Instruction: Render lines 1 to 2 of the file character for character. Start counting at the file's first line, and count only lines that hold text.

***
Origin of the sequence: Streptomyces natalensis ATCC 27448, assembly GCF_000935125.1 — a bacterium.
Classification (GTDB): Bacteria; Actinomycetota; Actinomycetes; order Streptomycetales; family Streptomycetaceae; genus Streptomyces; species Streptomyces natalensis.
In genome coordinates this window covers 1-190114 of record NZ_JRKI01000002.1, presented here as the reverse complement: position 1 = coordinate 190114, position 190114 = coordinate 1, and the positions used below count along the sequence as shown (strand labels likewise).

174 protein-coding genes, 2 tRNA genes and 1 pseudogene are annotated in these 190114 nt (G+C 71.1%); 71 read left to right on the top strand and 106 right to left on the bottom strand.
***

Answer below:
Origin of the sequence: Streptomyces natalensis ATCC 27448, assembly GCF_000935125.1 — a bacterium.
Classification (GTDB): Bacteria; Actinomycetota; Actinomycetes; order Streptomycetales; family Streptomycetaceae; genus Streptomyces; species Streptomyces natalensis.